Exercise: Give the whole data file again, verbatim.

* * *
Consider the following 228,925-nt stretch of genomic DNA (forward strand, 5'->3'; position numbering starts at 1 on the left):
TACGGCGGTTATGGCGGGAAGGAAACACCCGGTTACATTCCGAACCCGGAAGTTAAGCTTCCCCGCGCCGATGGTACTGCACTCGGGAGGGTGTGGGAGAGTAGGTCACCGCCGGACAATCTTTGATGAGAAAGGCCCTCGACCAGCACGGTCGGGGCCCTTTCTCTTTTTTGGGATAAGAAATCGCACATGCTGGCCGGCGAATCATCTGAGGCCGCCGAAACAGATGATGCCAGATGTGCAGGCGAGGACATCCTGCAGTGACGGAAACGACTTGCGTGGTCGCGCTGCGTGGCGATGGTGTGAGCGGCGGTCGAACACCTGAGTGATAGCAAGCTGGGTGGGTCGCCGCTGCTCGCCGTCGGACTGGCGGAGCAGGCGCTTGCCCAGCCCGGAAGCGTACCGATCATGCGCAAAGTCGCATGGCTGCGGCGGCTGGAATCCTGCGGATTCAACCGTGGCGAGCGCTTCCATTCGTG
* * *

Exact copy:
Consider the following 228,925-nt stretch of genomic DNA (forward strand, 5'->3'; position numbering starts at 1 on the left):
TACGGCGGTTATGGCGGGAAGGAAACACCCGGTTACATTCCGAACCCGGAAGTTAAGCTTCCCCGCGCCGATGGTACTGCACTCGGGAGGGTGTGGGAGAGTAGGTCACCGCCGGACAATCTTTGATGAGAAAGGCCCTCGACCAGCACGGTCGGGGCCCTTTCTCTTTTTTGGGATAAGAAATCGCACATGCTGGCCGGCGAATCATCTGAGGCCGCCGAAACAGATGATGCCAGATGTGCAGGCGAGGACATCCTGCAGTGACGGAAACGACTTGCGTGGTCGCGCTGCGTGGCGATGGTGTGAGCGGCGGTCGAACACCTGAGTGATAGCAAGCTGGGTGGGTCGCCGCTGCTCGCCGTCGGACTGGCGGAGCAGGCGCTTGCCCAGCCCGGAAGCGTACCGATCATGCGCAAAGTCGCATGGCTGCGGCGGCTGGAATCCTGCGGATTCAACCGTGGCGAGCGCTTCCATTCGTG